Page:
Related Rule
New Zealand
Practice Relating to Rule 106. Conditions for Prisoner-of-War Status
New Zealand’s Military Manual (1992) provides:
With a view to ensuring protection of the civilian population, combatants are required to distinguish themselves from that population when engaged in an attack or preparing to mount an attack. Under the [Hague Regulations] this distinction depended upon a recognisable emblem and the carrying of arms openly. In the case of a State’s regular forces, the uniform worn by the forces strengthens the distinction. 
New Zealand, Interim Law of Armed Conflict Manual, DM 112, New Zealand Defence Force, Headquarters, Directorate of Legal Services, Wellington, November 1992, § 805(3).
New Zealand’s Military Manual (1992) states:
Civilians who take up arms on the approach of an enemy to resist the invasion of their State constitute a levée en masse and are regarded as combatants so long as they carry their arms openly and respect the laws and customs of war … They are not entitled to such treatment if they take up arms after their territory has been occupied, unless they are so organised as to constitute a resistance movement. 
New Zealand, Interim Law of Armed Conflict Manual, DM 112, New Zealand Defence Force, Headquarters, Directorate of Legal Services, Wellington, November 1992, §§ 803(2) and 806(4).
New Zealand’s Military Manual (1992) states:
By Article 44, with a view to ensuring protection of the civilian population, combatants are required to distinguish themselves from that population when engaged in an attack or preparing to mount an attack. Under the [Hague Regulations] this distinction depended upon a recognisable emblem and the carrying of arms openly. In case of State’s regular forces, the uniform worn by the forces strengthens the distinction. Art. 44(3) of the Protocol, however, recognizes that there may be situations when, owing to the nature of the hostilities, an armed combatant cannot distinguish himself from the civilian population, either by recognizable marks or by his arms although he is required to carry his arms openly during an engagement or while visible during deployment prior to an attack. 
New Zealand, Interim Law of Armed Conflict Manual, DM 112, New Zealand Defence Force, Headquarters, Directorate of Legal Services, Wellington, November 1992, § 805(3) and (4).
The Manual further states that the situations to which the rule contained in the second sentence of Article 44(3) of the 1977 Additional Protocol I applies are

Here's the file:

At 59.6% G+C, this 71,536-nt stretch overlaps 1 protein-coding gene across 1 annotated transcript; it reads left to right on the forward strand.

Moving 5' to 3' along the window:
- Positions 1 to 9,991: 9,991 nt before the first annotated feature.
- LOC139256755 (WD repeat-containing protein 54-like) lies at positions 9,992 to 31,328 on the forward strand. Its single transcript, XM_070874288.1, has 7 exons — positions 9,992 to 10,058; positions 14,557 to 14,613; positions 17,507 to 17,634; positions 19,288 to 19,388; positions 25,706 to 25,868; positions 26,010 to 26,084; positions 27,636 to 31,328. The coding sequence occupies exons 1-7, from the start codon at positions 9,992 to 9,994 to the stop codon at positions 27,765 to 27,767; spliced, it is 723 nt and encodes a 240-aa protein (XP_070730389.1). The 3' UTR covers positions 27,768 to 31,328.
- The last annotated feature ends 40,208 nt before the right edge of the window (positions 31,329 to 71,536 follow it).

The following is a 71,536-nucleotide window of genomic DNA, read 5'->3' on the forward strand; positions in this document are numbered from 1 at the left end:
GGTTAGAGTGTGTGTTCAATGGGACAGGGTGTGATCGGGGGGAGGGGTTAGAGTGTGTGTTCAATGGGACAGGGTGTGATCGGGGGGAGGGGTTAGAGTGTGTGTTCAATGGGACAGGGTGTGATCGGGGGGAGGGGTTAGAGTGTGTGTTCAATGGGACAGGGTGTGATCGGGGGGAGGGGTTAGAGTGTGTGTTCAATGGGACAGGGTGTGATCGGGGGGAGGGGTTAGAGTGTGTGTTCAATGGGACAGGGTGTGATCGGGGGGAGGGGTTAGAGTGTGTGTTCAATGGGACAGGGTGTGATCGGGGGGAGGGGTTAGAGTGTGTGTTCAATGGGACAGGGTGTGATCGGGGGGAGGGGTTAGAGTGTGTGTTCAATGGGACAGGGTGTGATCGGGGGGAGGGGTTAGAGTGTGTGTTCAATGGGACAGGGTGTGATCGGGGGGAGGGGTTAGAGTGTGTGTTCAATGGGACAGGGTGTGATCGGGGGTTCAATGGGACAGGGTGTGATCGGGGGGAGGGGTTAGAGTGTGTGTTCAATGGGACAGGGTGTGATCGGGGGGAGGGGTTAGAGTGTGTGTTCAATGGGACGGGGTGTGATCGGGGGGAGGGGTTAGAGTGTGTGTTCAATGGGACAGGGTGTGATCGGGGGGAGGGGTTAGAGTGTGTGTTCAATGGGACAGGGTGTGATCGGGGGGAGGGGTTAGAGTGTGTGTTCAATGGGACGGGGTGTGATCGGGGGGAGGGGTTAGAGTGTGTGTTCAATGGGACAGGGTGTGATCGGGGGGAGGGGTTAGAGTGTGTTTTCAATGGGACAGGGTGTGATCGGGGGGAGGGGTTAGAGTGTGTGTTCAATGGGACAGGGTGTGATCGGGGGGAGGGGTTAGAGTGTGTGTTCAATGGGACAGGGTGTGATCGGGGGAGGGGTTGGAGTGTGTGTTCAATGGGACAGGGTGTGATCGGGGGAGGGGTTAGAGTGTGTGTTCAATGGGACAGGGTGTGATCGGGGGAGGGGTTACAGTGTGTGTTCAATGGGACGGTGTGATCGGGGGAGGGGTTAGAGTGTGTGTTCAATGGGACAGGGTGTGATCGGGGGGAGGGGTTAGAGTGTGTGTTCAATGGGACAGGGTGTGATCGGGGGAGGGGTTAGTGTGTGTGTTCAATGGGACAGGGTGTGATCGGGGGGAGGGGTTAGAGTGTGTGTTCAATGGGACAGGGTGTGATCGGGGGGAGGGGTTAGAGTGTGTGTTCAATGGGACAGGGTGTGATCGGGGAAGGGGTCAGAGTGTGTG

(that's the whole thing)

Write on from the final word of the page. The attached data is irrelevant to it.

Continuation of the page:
special and exceptional. Many States, including New Zealand in its ratification, have declared that these situations can occur only … during a war of self-determination conducted by a national liberation movement or in occupied territory. 
New Zealand, Interim Law of Armed Conflict Manual, DM 112, New Zealand Defence Force, Headquarters, Directorate of Legal Services, Wellington, November 1992, § 805(3), footnote 17.
With respect to the expression “visible to the adversary”, the manual states:
The text does not indicate whether they must be visible to the naked eye or whether it is sufficient for them to be seen with the aid of instruments. New Zealand’s declaration on ratification provided for the term to include “the assistance of any form of surveillance, electronic or otherwise, available to help keep a member of the armed forces of the adversary under observation.” While this view was shared by a number of Western States at the time of negotiation of [the 1977 Additional Protocol I], few States have made it the subject of an understanding: Australia, indeed, takes the view that visibility without electronic aids is a more appropriate interpretation. 
New Zealand, Interim Law of Armed Conflict Manual, DM 112, New Zealand Defence Force, Headquarters, Directorate of Legal Services, Wellington, November 1992, § 805(4), footnote 23.
With respect to the term “deployment”, the manual states: “Many States, including New Zealand on ratification [of the 1977 Additional Protocol I], have declared that this means any movement towards a place from which an attack is to be launched.” 
New Zealand, Interim Law of Armed Conflict Manual, DM 112, New Zealand Defence Force, Headquarters, Directorate of Legal Services, Wellington, November 1992, § 805(4), footnote 24.
Upon ratification of the 1977 Additional Protocol I, New Zealand stated:
It is the understanding of the Government of New Zealand that in relation to Article 44 of Protocol I, the situation described in the second sentence of paragraph 3 can exist only in occupied territory or in armed conflicts covered by paragraph 4 of Article 1. The Government of New Zealand will interpret the word “deployment” in paragraph 3(b) of the Article as meaning any movement towards a place from which an attack is to be launched. It will interpret the words “visible to the adversary” in the same paragraph as including visible with the aid of any form of surveillance, electronic or otherwise, available to help keep a member of the armed forces of the adversary under. 
New Zealand, Declarations made upon ratification of the 1977 Additional Protocol I, 8 February 1988, § 1.